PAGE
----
As with other such systems, it assumes the existence of a benevolent authority that cannot be hacked, the cooperation of all packer vendors, the cooperation of all packer *users* (who are not malware authors)... and all packer users who *are* malware authors never hearing of it.
The only main difference I can see (and its potential downfall for its purpose) is that end-users don't pay for certificates. While that's great for end-users (driver signature enforcement in x64 Windows versions is pretty close to extortion IMO), this seems to break down for any packers that are not a licensed commercial product where an explicit, one-on-one packer-vendor to packer-user relationship exists. This excludes any freeware and open-source packers*, where any schmuck can just download and run it (and even modify it) without key exchanges or other communication with its author.
Conversely, if any old schmuck can obtain a fresh signature at any time ("it's free!"), what's to stop any old schmuck from doing exactly that? The stipulations that the system is free to both end-users and packer vendors, bankrolled entirely by A/V vendors out of the goodness of their hearts, suggests any background-checking that occurs as a condition of generating a signature can't be very exhaustive.
* While the IEEE materials refer to the proof-of-concept running on "a modified version of UPX", a well-known F/OSS packer, this almost certainly has to do with the ability to quickly bodge this feature in due to easy source code access, and very little to do with whether the actual author of UPX is complicit in or aware of the system, or whether this scenario can possibly work in the real-world for open-source packers with anonymous downloads.
Still does. I just bought, and then returned, a Moto X after discovering that Motorola's "unlock your bootloader" page is a sham. Tried it on a brand-new, retail, unlocked device and got "Your device does not qualify for bootloader unlocking" . The better part of an hour going round in circles with their tech support and they are unable (or unwilling) to even state the criteria that would, theoretically, make a device "qualify".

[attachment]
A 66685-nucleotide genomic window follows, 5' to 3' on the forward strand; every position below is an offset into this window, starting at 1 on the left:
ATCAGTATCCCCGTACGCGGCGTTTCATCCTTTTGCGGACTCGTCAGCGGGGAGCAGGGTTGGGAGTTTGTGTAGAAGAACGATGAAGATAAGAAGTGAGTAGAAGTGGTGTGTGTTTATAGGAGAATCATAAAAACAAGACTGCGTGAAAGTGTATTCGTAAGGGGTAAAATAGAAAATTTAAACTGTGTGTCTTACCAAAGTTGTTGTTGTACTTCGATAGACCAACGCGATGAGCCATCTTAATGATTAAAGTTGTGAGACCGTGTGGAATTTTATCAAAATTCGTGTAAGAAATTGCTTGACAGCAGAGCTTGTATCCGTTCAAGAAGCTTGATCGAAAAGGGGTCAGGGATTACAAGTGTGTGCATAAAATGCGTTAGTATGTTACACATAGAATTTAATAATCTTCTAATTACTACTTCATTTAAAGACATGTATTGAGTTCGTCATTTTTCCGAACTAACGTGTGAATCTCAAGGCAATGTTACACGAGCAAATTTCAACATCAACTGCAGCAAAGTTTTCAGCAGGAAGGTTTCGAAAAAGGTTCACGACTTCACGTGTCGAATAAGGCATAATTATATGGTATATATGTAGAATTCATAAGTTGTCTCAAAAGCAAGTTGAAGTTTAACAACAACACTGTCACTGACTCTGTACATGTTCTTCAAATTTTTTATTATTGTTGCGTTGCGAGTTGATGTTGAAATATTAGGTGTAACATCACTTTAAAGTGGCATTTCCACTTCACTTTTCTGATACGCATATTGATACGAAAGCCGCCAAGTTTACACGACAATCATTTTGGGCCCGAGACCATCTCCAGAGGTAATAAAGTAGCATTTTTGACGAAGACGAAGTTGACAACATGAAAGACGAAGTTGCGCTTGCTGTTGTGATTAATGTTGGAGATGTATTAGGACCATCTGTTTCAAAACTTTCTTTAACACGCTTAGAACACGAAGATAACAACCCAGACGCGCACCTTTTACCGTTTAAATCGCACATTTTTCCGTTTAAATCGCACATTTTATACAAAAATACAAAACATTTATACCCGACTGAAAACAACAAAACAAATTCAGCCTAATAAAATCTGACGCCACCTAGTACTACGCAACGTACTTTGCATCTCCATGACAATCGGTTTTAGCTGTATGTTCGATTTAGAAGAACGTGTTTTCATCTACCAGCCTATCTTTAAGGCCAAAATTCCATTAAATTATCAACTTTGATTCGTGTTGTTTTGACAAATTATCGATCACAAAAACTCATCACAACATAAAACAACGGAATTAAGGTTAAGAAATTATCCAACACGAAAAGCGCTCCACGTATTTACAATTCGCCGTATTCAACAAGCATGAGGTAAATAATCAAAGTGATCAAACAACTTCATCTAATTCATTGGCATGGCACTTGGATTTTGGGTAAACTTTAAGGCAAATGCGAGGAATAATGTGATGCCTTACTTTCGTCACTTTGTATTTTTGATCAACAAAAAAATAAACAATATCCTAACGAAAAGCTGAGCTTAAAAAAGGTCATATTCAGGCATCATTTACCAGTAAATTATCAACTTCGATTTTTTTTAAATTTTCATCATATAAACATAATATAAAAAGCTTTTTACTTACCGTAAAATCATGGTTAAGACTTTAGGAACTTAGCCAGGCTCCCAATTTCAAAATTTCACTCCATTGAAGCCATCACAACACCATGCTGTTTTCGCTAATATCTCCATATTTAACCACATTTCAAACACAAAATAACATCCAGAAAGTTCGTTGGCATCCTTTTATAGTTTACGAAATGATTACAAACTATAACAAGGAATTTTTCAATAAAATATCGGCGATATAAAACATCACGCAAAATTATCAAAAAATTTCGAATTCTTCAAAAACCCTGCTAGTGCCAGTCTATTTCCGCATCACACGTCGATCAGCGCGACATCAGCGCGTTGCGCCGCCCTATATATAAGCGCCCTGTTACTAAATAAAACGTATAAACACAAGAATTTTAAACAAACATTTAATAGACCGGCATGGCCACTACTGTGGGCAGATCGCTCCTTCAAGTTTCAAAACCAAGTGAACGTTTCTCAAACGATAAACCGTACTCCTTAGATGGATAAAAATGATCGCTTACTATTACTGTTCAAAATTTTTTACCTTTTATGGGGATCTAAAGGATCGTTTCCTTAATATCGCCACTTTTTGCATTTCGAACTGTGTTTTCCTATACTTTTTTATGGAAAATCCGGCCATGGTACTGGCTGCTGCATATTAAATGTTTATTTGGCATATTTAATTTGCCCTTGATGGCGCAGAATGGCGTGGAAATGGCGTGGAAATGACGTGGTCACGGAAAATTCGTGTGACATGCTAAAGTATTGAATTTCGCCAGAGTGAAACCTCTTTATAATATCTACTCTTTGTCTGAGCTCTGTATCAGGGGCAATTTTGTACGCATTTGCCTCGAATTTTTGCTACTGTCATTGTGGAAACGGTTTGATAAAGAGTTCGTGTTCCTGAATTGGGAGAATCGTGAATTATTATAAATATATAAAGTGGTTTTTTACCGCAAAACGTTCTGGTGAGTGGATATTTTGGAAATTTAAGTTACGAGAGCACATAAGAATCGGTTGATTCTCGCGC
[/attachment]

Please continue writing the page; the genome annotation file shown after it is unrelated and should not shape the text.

(An aside: While most companies might claim unlocking or rooting a device "could" void the warranty, it's usually with a wink and a nudge as long as the device is factory-restored before RMA'ing or at least not obviously bricked. A couple have software tamper flags that can likewise be reset. Motorola, on the other hand, uses the device serial # to generate and return - by email - a bootloader unlock code, and immediately blacklists the device for warranty service the moment they do so, whether you actually use the code or not.)
Hackaday had a similar discussion just over a month ago. The consensus there seems to be likewise that it is probably a scam. (Or *extremely* optimistic kid who has seen a few of the technologies involved work on paper. But more likely a scam.)
Heh. For our military this seems very counterintuitive. AFAICT the push in recent years has been toward anything that reduces unnecessary cognitive loading in heated situations, and frees up their tactical senses (eyes & ears) generally. At my day-job a recent project was a tactile display vest specifically to replace voice and hand-arm signaling, keeping soldiers' eyes and ears free for other matters. Basically a dense array of vibrotactile drivers (like what makes your phone buzz) that can display messages on the skin, which is basically "unused bandwidth" thus far. Blocking vision with AR, and in a very obvious way, seems counter to this trend.
I'm not remotely interested in Chrome, but I want to see what's in store for Firefox about 2 releases from now.
Another popular option is to route prank calls through a Deaf relay service (TTY). Whatever you type, the operator HAS to repeat it to the called party. This gets around voice identification - even more relevant if the callee is someone who knows you or you pull this shit regularly.
A friend discovered a new employee at his work was doing this, and got his cell # somehow. We had lots of fun with him.